COVID-19 has created chaos for many divorced and separated people who have children. The New York Times recently wrote an article called: New Battle for Those on Coronavirus Front Lines: Child Custody. https://www.nytimes.com/2020/04/07/us/coronavirus-child-custody.html.
Cases are now erupting all over the country in which one parent is seeking to obtain sole custody or terminate parenting time orders when the other parent is a health care worker. Some courts are granting these motions, others are not. Some courts are closed and will not entertain such emergency motions, even to be heard by phone or videoconference, (Hamilton County, Ohio for example) while other courts are scheduling emergency hearings to take place the following day. Some courts are granting these motions. Others are stating that unless the health care worker parent has the virus, parenting time must occur. Health care workers themselves are struggling to make the situation work. Children are experiencing stress as a result of not seeing their friends and not being in school and perhaps not understanding what is happening in the world around them. Not seeing a parent adds significant stress to a child.
There are no general guidelines in place anywhere about how to address these issues. Some courts in other states have permitted the “primary residential parent” to take physical custody of a child immediately after a stay-in-place order and retain custody of the child under the order is lifted. This order applies whether or not the other parent is an emergency worker. This is an extreme and punitive order. Other courts have stressed that both parents need to continue to spend time with the children unless a parent is self-quarantining.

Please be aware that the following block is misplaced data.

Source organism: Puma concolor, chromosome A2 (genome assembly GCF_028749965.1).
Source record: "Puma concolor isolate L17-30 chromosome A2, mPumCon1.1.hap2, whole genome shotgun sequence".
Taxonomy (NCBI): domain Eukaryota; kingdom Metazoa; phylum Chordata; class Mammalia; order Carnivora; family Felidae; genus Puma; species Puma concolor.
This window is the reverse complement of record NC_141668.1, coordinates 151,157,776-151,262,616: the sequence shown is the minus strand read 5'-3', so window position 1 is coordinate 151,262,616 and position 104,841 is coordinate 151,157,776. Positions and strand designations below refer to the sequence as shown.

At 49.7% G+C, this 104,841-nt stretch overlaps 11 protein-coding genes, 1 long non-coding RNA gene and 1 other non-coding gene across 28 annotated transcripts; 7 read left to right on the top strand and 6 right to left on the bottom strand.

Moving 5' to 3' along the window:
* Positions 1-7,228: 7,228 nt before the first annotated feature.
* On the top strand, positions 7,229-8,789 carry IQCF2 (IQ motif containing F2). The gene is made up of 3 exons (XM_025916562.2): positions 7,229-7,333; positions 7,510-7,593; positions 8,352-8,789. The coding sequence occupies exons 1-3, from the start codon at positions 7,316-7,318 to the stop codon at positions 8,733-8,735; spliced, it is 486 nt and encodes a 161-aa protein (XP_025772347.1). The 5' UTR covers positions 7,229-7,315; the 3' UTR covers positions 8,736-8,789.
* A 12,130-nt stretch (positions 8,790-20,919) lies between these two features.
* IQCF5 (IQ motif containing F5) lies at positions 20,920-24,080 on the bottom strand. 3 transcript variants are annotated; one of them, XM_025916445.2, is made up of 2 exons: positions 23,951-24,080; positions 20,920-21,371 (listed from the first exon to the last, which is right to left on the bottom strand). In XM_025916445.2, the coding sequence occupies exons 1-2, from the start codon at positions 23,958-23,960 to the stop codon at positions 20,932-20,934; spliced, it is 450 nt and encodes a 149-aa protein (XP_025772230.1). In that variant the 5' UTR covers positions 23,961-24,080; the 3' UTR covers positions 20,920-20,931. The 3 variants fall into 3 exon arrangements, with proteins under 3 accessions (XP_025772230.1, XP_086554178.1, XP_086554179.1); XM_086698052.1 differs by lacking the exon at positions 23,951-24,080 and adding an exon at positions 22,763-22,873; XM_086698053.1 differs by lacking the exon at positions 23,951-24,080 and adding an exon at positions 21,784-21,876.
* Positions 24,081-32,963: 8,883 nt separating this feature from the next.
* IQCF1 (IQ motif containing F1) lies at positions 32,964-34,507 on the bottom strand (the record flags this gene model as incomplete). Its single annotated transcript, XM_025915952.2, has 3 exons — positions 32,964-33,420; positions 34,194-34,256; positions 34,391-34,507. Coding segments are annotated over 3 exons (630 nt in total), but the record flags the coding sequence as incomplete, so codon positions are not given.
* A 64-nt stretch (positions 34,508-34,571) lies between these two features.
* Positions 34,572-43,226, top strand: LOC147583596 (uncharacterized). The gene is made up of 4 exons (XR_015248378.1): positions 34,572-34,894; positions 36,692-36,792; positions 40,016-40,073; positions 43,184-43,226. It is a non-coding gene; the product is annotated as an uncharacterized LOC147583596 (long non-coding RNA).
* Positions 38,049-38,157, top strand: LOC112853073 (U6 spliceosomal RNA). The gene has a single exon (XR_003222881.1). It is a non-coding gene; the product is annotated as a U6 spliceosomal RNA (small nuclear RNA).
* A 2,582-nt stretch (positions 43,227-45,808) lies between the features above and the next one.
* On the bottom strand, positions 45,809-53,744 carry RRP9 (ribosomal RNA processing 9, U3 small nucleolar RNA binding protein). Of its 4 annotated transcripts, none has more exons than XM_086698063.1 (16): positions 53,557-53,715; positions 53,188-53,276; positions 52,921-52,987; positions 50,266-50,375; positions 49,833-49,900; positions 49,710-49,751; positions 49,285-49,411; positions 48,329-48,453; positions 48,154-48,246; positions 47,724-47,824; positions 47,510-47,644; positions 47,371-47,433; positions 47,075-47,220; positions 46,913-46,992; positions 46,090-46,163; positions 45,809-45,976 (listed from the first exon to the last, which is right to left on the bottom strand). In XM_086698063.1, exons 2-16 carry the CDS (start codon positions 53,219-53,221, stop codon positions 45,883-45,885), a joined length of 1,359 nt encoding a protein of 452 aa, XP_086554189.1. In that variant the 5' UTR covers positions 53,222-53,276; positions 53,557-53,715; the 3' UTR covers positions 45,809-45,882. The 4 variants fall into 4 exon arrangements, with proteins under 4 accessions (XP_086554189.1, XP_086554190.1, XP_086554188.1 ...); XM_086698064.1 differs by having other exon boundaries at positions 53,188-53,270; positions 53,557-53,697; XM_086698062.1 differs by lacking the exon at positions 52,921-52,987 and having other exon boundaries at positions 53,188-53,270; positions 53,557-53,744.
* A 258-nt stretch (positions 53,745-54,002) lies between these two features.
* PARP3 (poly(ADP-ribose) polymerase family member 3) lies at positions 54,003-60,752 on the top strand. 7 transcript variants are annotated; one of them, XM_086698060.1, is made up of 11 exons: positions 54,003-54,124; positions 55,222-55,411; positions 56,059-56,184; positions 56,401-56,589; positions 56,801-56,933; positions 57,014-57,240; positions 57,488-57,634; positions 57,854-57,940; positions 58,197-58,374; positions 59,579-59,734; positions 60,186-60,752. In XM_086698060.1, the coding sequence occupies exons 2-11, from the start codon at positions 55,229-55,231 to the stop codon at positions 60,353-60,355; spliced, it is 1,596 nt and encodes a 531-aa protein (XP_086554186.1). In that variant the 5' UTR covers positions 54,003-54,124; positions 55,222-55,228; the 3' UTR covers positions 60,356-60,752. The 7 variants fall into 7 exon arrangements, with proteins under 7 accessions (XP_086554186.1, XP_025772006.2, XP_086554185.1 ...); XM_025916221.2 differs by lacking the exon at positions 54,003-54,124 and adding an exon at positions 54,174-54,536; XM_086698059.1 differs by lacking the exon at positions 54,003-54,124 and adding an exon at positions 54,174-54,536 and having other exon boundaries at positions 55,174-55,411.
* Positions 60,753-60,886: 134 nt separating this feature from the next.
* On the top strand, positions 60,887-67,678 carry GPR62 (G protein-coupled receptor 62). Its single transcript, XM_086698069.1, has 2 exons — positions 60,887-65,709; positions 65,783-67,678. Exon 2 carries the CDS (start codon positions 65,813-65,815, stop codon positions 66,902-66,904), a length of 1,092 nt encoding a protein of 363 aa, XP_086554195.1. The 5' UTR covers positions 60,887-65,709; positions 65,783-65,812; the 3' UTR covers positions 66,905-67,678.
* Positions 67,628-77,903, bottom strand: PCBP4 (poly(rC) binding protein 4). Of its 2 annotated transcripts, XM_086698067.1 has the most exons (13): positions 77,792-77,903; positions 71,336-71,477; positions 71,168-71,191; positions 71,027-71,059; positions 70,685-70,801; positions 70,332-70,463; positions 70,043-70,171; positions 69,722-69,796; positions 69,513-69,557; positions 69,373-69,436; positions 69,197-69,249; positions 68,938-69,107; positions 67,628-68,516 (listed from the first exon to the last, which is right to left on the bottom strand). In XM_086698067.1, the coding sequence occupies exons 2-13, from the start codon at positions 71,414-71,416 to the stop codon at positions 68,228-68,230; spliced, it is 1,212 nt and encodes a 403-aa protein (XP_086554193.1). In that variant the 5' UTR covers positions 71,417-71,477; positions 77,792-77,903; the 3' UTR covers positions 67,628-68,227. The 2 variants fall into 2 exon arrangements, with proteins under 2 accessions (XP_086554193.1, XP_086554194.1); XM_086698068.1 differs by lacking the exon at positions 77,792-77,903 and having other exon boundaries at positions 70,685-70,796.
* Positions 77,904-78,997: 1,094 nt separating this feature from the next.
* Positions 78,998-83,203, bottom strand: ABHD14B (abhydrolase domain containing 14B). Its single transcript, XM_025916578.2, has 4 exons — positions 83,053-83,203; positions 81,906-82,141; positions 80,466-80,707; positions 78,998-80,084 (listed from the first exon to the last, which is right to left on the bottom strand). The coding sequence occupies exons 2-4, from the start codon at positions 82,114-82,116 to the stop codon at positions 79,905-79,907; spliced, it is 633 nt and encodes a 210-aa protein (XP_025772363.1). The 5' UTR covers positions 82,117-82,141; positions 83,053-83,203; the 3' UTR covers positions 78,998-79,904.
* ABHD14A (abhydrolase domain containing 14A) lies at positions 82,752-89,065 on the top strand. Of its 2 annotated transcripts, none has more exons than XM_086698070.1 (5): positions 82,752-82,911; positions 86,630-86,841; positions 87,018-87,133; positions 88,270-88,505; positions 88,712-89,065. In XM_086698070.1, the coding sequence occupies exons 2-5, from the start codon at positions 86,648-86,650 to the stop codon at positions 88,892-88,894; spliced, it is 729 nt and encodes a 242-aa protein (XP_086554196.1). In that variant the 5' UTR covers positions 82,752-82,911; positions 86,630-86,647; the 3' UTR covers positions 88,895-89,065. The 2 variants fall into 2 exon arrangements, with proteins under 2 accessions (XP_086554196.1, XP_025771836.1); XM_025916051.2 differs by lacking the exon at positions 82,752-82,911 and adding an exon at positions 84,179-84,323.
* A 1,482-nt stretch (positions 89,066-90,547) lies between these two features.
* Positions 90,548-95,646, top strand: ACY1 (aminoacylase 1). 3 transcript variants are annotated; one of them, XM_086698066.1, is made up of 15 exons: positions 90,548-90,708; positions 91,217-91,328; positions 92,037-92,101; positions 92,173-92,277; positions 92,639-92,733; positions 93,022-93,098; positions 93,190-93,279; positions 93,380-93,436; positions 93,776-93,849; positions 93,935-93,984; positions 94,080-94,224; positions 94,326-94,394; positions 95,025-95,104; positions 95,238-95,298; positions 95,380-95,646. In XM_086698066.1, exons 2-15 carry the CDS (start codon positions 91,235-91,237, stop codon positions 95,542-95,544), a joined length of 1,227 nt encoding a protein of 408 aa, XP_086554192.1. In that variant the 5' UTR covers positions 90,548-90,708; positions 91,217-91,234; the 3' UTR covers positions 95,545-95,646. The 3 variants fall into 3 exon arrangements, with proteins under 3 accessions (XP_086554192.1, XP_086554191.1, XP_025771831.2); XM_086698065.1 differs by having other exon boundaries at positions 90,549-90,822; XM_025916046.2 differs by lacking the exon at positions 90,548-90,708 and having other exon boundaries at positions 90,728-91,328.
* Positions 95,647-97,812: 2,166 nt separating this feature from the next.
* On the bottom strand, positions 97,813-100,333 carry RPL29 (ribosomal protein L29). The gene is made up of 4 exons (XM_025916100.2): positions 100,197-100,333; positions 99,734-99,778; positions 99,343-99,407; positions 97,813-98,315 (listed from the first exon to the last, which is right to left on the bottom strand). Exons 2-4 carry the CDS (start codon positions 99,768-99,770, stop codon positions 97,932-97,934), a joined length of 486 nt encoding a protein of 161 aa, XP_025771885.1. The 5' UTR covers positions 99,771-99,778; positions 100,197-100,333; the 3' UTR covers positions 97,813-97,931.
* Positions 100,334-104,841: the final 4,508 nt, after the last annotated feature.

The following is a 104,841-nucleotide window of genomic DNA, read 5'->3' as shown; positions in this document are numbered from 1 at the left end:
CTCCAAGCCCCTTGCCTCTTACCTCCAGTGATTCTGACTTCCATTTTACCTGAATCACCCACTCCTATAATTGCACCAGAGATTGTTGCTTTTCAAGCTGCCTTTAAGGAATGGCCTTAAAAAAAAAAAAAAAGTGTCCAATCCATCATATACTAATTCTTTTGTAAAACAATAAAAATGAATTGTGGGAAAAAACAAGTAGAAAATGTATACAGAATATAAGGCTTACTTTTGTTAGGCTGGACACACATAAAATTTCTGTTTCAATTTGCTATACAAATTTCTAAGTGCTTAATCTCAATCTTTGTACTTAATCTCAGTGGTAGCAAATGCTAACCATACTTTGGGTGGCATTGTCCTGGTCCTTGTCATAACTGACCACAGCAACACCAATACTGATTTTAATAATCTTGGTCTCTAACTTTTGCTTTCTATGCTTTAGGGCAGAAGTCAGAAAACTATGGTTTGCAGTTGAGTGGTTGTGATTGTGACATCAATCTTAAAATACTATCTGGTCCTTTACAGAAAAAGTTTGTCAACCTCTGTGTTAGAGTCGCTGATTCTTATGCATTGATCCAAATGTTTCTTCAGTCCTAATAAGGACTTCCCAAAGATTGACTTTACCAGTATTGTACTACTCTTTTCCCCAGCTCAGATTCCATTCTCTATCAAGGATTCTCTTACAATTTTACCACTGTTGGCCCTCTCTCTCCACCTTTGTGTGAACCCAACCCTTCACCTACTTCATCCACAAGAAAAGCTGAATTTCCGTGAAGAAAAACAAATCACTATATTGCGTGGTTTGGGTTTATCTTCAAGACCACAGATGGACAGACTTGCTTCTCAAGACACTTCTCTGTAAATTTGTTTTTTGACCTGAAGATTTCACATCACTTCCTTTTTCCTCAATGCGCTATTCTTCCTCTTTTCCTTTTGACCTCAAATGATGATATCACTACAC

Being a health care worker on the front lines of this battle is extremely stressful. Not being able to see your children adds additional significant stress to the situation. The American Academy of Matrimonial Lawyers (AAML) and the Association of Family and Conciliation Courts (AFCC) have issued general joint guidelines regarding parenting during the pandemic. These guidelines do not include recommendations that people withhold children nor do they recommend that parenting not take place for the health care worker.
Most health care workers adhere to strict protocols related to safety measures for their own health and the health of their families. Obviously, health care workers who are not divorced and have children must take care prior to entering their homes to minimize risk. The health care workers who are divorced are presumably taking those same safety measures. See attached “Protecting Your Home for Health Care Workers.”
The issues related to parenting are not limited to health care workers. Some parents do not approve of how the other parent is parenting during the crisis. For example, a parent might not approve of the other parent allowing the children to play with other children, have people to their home or travel out of town. One parent might not be following the stay-at-home strictly enough to satisfy the other parent. How will these issues play out and how will they get resolved? Will parents later be found in contempt of court for violating court orders when parents argue that they had no access to the courts and were in fear for their children’s safety? The situation has certainly given parents in high conflict cases who do not co-parent well in the best of circumstances the ability to interfere with the other parent’s parenting time.